If you’re not positive, at least don’t be negative, be neutral – Anirban Paul

If you’re not positive, at least don’t be negative, be neutral – Anirban Paul

July 27, 2017 0 By Anirban Paul

     Life is not always filled with fun and joy, to be honest its mostly just accepting what comes to us. For the few rare occasions that we do have under our control, we either screw up or just by chance, get it right. That’s what a pessimist would say, or me for that matter before I went through my four years at Amity. It was more of a psychological journey than an academic one I would say! But through it all, one constant factor remained, that kept me going with a smile on my face and the courage to face the challenges and I Thank God for making me so lucky that I can boast about this, FRIENDS!

 We all have family as our backbone, but when you’re a 1st year student in a new city, living alone and so far away from home, a telephonic conversation is not enough to help you get through those sleepless nights which you hardly ever anticipated back home. And no matter how close your LG is, you will still miss home the same. The first few weeks will not be a walk in the park, I’ll be honest about that. Having said all this, I for one was blessed with a gem of a person, Gurjeet Singh, my first roommate who has now become a permanent brother to me (All thanks to Amity). With him came a few more mates Venky, Himangshu, AD Nair, Ayush, 2nd year, Eksimer, just to name a few and we are as close knit as we were 5 years ago, even after graduating! This is the one thing I treasure from my four years at Amity.

Coming from a place like Shillong, Noida was a huge change for me. I was not accustomed to the “LOUD greetings” there. Moving from a place where people work at their own pace to a place where every second counts, was astonishing for me. Leave aside the temperature difference of like a 100 degrees. It was not easy getting used to the place. Besides, my Hindi was terrible and as a fact Venky still bears the same opinion (Pr main abhi kaaafi achi hindi bol leta hoon). One funny thing everyone used to tell me in the 1st year was that I had an accent. To be honest, it felt great but everyone from St. Edmunds’s school Shillong speaks that way.

To my surprise, Noida wasn’t as rude and mean to me as I thought it would, there always are those few exceptions but let’s forget that. Within about a month, I was given that one gift every person in NCR should get atleast once, DENGUE! You can’t really say you survived NCR if you have not suffered from it! Apart from the jokes, it was terrible. I’m lucky it didn’t kill me.

 Towards the end of the first semester, I became a master of most of the hindi gaalis which I still use even today, here in Shillong where most people don’t get it. It’s a sort of therapy for me now. At the same time, I joined the Music society in AIB Zehen as a guitarist. Yea I play the guitar a lil and Ayush was fascinated by it so he forced me to join. That was the first step taken by me to overcome my fear of going out there and performing something in front of a crowd. I still hesitate now but I can atleast think about going on stage unlike before. And I only have my seniors to thank for that. This was also the place where I got to meet such talented musicians and exchanged ideas.

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  I always had a knack towards helping out organize events and volunteer, so I joined the AIB student body as volunteer for the various departmental activities as well the AYF. With time, I became the co-ordinator of the Technical club and finally the Head co-ordinator for the same. Working with the student body was a thrilling experience all together. We had our fights and politics going on but all in all, as my seniors would say “It gave us that something else apart from the regular classes” it also meant getting a lot of OD’s. We were a sort of family, all working in their respective fields to come together and make all the events happen. As the years progressed and our responsibilities doubled, my co-cordinators, Rhythm, Sanjana , Kay Cee and I were blessed with a talented group of juniors, Jai, Ayur, Ankur, Shalika, Anaida and their juniors,  Nikhil, Pankaj, Shanker, Sona and so many more. I know its not right on my part to not name them all but each and everyone made the Technical club what it is now. And I’m proud to say that Illuminati is the biggest and most active club in AIB at the moment! Cheers to you guys!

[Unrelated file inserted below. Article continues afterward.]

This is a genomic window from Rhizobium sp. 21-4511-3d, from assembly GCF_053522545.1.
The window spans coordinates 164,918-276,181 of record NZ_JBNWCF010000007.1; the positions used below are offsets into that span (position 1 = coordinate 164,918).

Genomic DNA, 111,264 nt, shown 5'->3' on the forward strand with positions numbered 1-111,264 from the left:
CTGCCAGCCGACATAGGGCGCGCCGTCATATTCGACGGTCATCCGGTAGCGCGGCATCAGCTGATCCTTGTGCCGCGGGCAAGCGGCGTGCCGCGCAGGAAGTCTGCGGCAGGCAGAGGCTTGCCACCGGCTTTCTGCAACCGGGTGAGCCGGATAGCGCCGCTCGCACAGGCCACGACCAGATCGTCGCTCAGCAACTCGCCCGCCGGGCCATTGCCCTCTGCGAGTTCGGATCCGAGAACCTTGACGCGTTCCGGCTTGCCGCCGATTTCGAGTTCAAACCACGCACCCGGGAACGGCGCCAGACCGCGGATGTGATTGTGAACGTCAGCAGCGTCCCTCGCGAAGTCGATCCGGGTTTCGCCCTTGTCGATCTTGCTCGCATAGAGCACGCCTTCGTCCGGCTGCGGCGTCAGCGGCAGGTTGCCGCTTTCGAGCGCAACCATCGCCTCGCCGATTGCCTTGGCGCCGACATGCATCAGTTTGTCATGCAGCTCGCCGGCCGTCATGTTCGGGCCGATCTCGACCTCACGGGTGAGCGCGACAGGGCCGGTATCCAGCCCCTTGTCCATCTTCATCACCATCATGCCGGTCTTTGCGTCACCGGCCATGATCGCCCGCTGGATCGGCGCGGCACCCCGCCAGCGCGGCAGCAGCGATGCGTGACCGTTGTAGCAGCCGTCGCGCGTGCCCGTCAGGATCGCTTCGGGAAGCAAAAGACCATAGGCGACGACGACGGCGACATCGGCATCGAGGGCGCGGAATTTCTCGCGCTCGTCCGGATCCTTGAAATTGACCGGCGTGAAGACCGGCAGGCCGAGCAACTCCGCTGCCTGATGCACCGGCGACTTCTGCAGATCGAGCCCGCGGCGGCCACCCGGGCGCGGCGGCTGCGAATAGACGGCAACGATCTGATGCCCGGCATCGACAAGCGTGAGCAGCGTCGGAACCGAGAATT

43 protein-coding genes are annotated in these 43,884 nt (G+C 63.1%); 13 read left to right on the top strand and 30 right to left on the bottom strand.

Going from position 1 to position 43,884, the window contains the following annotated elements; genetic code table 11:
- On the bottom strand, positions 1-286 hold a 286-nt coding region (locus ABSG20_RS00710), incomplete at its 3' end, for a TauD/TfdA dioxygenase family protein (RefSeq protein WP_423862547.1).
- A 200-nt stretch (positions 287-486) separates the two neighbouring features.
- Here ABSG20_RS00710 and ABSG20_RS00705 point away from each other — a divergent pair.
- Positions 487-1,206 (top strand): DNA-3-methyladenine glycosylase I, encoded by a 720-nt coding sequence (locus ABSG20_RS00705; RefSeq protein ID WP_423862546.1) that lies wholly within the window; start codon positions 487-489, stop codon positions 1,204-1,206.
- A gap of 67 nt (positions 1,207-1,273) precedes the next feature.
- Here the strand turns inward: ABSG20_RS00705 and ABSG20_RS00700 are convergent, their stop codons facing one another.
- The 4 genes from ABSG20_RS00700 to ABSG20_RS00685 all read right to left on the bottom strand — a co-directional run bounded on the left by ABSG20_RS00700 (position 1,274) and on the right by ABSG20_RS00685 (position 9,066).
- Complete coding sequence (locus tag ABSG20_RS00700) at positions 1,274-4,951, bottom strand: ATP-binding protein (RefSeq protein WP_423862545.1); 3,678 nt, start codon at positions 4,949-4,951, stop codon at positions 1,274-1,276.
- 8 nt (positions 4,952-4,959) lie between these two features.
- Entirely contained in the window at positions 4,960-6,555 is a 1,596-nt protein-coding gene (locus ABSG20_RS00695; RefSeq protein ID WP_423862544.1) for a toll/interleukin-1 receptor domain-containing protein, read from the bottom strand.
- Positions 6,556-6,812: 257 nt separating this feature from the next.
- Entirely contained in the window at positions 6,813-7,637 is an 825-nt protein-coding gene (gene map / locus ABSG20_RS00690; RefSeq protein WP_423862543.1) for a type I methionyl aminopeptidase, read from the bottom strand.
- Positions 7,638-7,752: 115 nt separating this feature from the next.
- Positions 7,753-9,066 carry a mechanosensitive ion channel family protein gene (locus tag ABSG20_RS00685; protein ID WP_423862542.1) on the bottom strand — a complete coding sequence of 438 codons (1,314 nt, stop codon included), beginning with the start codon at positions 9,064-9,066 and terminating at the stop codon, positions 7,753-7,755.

The stories never really end, but I’ll have to stop now. What I want to express through this really is nothing! It’s funny but I’m being honest. This was just an excerpt from my four years at Amity and AIB. Each one of you will have your own. And its your choice how you make it. Some of you might make it memorable sitting in Balli with chai, some in H-block. Its your life really and there can be no one who can dictate what you do with it. What is most important is that you have NO REGRETS. You have to learn to take responsibility for your actions, so even if you mess up, you should have the courage to accept it and pat yourself at the back and say “Atleast I tried!”. If you sit and keep wandering what might happen, you’ll be sitting for the rest of your life. I’m not saying you’ll be successful either. But don’t let failure stop you from moving on and trying different things. I dropped a year after my B.Tech trying different things out. Some worked, some didn’t, but I’ll still keep trying. This one line someone special told me

“ If you’re not positive, atleast don’t be negative, be neutral ”.

                                   A big thank you to Archro for asking me to share my experience. I hope you enjoy reading it!

Anirban Paul

Btech Biotech (2012-2016)        

P.S I’m really sorry if I didn’t mention a few names. I still treasure you the same.     

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